Friday, 14 January 2005 - 2:00 PM
This presentation is part of: Attitudes and Skills in Social Work Practice
Workers' Empathic Accuracy as a Function of Attention and Mental RepresentationMichael Hayes, PhD, Providence College.
Empathy for clients is almost universally regarded as essential to helping relationships (Duan & Hill, 1996; Rogers, 1959; Schulman, 1999) and even to basic human growth processes (Emde, 1990). However, empathy receives little, perhaps decreasing empirical study (Sexton & Whiston, 1994). Empathy can be operationalized as a complex of mental activities that includes understanding what a client feels (Emotional Empathy) and thinks (Cognitive Empathy) and responding in a way that conveys that understanding (Empathic Response). In this ex post facto variable relationship study, workers’ performance of these activities is correlated with how they listen to clients and with the complexity of the representation formed by their listening.
Seventy social workers—35 students and 35 experienced workers (M=11 years)—were exposed to a videotaped interview of an adult male "client" and were asked (a) to complete Likert self-scaling of aspects of how they were paying attention to the client, (b) to detail their mental portrait of the client, and (c) to identify what they thought the client was feeling and thinking and to formulate how they might respond to the client empathically at specified points in the interview. Respondents' portraits of the client were scaled in terms of the complexity and depth of the representation. Their empathic responses were scored for accuracy against the combined judgments of an expert panel and the interviewee himself.
Results demonstrated important relationships among these variables: Complexity of the mental representation of the client was positively correlated with higher accuracy on all three empathic tasks (Emotional Empathy [tau-b=.50, p<.001, two-tailed], Cognitive Empathy [tau-b=.61, p<.001, two-tailed], Empathic Response [tau-b=.34, p<.01, two-tailed]. Two aspects of the way these subjects paid attention to the client were found to be significantly related to empathic performance: (a) Greater use of focused attention directed toward the client was associated with more accurate cognitive empathy (tau-b=.18, p<.05, two-tailed) and with less accuracy in predicting the client's response to emotionally "loaded" questions (tau-b=-.18, p<.05, two-tailed). (b) Subjects' self-reports of greater use of "floating," unfocused attention that included the inner feelings and thoughts of the worker herself were correlated with more accurate emotional empathy (tau-b=.19, p<.05, two-tailed) and more accurate prediction of his responses (tau-b=.21, p<.05, two-tailed).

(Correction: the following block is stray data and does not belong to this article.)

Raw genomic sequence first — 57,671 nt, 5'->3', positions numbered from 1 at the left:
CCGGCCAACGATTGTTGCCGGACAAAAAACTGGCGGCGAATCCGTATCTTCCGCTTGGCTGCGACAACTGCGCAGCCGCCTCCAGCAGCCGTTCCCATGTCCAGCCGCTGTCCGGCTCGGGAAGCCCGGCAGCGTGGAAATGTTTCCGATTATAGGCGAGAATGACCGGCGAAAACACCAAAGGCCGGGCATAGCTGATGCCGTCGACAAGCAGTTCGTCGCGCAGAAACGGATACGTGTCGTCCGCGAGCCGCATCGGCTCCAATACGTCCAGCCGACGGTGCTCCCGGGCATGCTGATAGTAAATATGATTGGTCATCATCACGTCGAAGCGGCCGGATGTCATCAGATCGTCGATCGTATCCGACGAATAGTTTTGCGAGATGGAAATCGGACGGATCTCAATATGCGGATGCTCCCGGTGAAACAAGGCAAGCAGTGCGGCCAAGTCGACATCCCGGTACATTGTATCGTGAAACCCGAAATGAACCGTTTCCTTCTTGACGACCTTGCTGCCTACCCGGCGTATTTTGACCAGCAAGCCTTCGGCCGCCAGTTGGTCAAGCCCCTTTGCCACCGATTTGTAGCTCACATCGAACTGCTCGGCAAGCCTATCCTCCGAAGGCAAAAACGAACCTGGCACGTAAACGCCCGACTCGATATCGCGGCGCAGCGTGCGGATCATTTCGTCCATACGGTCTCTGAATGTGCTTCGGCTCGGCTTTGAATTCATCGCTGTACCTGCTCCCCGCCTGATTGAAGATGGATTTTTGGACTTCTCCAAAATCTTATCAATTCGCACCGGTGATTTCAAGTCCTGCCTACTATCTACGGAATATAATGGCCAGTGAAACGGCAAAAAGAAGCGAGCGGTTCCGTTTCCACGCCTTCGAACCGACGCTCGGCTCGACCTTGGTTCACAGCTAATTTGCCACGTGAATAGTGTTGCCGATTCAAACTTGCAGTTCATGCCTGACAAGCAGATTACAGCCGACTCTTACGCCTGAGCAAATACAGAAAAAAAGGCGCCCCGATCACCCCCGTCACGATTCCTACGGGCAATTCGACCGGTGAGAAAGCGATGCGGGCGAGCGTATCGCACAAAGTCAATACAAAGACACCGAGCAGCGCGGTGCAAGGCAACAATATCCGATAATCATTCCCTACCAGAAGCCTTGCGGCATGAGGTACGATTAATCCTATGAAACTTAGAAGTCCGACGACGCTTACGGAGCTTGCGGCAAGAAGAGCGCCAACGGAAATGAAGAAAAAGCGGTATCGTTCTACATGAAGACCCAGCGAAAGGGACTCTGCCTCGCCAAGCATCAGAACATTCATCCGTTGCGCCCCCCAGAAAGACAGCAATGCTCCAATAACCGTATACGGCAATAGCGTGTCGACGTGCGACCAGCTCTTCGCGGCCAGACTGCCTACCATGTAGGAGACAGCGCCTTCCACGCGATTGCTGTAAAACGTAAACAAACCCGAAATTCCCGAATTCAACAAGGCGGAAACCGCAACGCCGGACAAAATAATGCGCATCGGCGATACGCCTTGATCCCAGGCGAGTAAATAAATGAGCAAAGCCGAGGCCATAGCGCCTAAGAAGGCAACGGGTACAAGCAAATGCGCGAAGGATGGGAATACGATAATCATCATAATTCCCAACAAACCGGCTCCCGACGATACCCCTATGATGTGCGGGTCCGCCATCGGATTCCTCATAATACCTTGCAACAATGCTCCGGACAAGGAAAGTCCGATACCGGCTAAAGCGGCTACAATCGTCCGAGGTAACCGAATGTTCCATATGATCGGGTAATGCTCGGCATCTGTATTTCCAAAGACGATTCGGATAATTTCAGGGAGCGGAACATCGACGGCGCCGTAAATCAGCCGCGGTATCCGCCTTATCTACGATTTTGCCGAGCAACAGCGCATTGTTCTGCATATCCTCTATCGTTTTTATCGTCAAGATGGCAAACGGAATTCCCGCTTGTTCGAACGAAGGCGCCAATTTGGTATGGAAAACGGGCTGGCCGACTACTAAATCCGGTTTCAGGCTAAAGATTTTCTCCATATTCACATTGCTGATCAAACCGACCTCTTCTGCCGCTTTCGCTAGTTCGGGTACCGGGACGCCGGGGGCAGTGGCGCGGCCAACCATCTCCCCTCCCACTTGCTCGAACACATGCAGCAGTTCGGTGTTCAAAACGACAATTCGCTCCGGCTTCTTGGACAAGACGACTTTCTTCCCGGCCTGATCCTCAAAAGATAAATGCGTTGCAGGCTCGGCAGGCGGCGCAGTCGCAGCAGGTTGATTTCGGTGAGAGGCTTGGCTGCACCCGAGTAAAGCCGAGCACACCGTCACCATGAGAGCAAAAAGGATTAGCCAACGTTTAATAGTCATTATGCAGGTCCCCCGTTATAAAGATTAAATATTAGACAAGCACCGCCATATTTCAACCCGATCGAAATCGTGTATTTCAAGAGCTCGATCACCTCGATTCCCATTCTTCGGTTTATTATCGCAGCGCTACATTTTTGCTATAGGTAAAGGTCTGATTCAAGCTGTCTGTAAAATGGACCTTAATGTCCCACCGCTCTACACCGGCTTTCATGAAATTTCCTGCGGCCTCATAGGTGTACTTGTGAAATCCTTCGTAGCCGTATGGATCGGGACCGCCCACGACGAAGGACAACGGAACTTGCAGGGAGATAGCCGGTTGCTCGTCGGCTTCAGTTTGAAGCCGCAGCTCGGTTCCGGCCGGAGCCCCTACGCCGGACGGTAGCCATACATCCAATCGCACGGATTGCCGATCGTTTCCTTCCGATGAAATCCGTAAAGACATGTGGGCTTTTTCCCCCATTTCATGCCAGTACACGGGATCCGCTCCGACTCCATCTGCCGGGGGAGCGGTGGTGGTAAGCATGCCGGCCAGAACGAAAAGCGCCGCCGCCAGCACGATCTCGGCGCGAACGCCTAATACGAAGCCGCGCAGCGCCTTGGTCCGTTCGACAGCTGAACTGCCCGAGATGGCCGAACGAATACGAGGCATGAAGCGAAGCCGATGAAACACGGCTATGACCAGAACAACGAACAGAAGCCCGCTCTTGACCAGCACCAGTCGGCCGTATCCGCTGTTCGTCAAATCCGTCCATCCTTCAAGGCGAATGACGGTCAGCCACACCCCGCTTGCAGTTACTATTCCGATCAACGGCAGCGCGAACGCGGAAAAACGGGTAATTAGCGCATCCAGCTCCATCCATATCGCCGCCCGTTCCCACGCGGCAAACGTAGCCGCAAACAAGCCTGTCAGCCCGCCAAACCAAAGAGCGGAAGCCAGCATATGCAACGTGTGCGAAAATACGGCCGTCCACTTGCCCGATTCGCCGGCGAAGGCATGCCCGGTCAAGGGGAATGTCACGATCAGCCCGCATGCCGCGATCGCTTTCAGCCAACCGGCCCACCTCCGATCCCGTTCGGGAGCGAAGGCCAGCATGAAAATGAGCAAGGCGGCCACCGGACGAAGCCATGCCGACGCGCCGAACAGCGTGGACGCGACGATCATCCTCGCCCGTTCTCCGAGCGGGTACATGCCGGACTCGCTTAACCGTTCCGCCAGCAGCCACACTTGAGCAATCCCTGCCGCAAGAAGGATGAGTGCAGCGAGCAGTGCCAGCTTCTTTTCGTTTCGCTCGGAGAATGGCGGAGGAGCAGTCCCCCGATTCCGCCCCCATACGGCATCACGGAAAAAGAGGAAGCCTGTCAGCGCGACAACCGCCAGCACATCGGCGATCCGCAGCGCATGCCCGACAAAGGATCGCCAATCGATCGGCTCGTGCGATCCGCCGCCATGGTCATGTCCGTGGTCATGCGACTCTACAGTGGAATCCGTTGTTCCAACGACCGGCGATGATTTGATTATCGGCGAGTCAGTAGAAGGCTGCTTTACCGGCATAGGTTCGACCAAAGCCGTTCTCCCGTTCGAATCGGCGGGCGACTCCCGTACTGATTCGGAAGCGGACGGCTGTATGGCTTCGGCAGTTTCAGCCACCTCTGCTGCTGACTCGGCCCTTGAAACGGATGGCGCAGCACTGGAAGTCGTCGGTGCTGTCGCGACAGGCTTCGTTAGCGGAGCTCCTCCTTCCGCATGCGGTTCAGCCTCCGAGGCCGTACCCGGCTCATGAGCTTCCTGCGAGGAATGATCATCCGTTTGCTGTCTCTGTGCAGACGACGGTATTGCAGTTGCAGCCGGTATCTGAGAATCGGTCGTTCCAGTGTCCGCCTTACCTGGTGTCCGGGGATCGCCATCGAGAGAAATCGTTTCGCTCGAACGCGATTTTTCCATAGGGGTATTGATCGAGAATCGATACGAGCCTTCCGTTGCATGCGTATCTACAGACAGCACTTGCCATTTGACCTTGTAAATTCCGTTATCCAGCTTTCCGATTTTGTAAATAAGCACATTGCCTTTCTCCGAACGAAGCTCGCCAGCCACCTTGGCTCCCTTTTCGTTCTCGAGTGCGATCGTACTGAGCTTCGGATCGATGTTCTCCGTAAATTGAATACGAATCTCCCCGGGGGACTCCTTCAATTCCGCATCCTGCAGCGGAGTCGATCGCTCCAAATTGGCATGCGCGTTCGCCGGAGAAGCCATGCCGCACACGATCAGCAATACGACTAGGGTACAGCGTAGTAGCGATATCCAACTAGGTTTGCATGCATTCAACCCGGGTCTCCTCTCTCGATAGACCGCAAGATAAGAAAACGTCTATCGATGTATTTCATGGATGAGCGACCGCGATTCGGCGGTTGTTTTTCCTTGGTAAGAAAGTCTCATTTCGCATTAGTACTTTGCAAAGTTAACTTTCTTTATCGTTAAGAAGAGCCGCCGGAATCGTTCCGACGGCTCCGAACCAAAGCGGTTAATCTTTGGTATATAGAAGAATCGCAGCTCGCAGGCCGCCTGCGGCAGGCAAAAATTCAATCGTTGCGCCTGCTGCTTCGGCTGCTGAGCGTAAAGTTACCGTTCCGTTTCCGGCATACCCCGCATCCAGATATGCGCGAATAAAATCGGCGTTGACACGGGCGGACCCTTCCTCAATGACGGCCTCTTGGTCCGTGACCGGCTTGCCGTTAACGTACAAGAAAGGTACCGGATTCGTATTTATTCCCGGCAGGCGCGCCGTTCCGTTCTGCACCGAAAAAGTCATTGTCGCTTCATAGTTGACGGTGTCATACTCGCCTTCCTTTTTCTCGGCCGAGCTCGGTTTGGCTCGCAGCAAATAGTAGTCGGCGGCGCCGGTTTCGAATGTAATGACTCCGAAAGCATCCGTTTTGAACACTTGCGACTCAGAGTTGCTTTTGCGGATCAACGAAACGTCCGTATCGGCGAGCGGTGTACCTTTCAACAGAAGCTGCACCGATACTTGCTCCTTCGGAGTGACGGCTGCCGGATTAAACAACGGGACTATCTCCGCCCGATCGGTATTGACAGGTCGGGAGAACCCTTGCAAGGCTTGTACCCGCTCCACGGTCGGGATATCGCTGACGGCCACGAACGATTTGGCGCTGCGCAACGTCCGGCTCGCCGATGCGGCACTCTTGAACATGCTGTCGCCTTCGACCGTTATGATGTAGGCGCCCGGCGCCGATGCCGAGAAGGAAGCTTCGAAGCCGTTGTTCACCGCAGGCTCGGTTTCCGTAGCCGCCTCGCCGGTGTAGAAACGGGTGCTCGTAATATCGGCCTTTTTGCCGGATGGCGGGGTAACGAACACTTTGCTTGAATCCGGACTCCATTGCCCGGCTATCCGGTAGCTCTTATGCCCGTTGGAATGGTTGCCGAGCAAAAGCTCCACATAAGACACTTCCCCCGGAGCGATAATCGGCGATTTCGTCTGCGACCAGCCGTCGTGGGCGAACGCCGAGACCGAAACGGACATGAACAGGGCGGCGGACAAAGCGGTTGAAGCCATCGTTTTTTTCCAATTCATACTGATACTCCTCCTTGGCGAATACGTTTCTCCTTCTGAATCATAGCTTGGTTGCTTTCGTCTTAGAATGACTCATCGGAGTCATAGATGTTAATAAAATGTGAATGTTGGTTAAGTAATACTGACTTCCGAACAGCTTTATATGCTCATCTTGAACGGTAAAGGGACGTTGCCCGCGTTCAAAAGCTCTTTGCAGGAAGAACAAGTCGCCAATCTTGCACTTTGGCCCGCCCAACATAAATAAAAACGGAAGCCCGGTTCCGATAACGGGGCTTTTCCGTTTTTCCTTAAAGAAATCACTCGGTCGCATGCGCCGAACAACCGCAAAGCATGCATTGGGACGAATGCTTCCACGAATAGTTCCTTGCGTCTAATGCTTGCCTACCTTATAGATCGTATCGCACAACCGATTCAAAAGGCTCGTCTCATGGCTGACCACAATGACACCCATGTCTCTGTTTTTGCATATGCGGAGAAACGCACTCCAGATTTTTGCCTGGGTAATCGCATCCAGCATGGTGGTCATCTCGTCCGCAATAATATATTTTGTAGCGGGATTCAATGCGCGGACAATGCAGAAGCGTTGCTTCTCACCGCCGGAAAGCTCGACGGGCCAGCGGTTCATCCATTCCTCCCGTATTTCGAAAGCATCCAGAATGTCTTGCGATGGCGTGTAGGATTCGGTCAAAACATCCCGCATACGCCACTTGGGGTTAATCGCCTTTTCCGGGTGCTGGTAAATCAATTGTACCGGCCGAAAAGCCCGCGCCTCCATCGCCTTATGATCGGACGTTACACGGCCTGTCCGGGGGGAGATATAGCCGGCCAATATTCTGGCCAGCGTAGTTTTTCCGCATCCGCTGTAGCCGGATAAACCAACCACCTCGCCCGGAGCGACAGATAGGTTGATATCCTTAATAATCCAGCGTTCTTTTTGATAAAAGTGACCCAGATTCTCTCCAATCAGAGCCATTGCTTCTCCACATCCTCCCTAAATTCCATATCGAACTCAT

These findings suggest that accuracy of empathic function may be influenced by some factors that can be taught and practiced. Workers listening with "wide spectrum" attention, which included both focused, outer-directed attention to the client and less focused attention to self-feelings and reveries, were more accurate in affective, cognitive, and predictive empathy. Workers with more complex representations of the client (e.g., portraits with greater temporal depth that included contradictory attributes) were likewise more accurate empathizers. Prior studies (Miller, 1958; Stotland, 1969; Zanger, 1966) demonstrate that workers' attention and their representations of clients can be influenced by specific instructions or exercises. The researcher suggests that we should be using such techniques to train our students (and ourselves) to use "wide spectrum" listening and complex portrayal as a basis for empathizing with clients.
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